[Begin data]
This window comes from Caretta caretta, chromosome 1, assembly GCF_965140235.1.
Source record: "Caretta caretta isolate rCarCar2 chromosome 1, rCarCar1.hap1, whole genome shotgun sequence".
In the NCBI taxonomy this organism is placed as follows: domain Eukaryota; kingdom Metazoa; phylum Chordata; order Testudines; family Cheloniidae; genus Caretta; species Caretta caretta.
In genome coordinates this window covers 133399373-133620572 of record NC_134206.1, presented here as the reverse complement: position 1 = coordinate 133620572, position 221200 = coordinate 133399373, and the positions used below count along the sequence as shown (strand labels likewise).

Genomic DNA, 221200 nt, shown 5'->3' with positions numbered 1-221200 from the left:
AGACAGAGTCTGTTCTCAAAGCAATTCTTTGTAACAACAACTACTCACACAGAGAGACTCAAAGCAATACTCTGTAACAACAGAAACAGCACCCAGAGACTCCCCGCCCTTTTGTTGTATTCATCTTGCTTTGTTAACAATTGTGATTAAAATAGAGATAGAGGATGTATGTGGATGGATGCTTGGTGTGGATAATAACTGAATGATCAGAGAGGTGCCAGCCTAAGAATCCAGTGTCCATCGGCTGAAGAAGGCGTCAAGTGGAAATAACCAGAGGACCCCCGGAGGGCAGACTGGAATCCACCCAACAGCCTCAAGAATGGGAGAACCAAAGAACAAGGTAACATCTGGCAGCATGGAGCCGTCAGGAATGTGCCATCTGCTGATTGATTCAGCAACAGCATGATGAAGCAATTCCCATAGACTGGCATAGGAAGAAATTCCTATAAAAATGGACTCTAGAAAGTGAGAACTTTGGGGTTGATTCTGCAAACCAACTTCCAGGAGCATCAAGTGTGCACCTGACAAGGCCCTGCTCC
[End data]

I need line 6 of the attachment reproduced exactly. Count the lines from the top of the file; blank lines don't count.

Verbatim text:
AGACAGAGTCTGTTCTCAAAGCAATTCTTTGTAACAACAACTACTCACACAGAGAGACTCAAAGCAATACTCTGTAACAACAGAAACAGCACCCAGAGACTCCCCGCCCTTTTGTTGTATTCATCTTGCTTTGTTAACAATTGTGATTAAAATAGAGATAGAGGATGTATGTGGATGGATGCTTGGTGTGGATAATAACTGAATGATCAGAGAGGTGCCAGCCTAAGAATCCAGTGTCCATCGGCTGAAGAAGGCGTCAAGTGGAAATAACCAGAGGACCCCCGGAGGGCAGACTGGAATCCACCCAACAGCCTCAAGAATGGGAGAACCAAAGAACAAGGTAACATCTGGCAGCATGGAGCCGTCAGGAATGTGCCATCTGCTGATTGATTCAGCAACAGCATGATGAAGCAATTCCCATAGACTGGCATAGGAAGAAATTCCTATAAAAATGGACTCTAGAAAGTGAGAACTTTGGGGTTGATTCTGCAAACCAACTTCCAGGAGCATCAAGTGTGCACCTGACAAGGCCCTGCTCC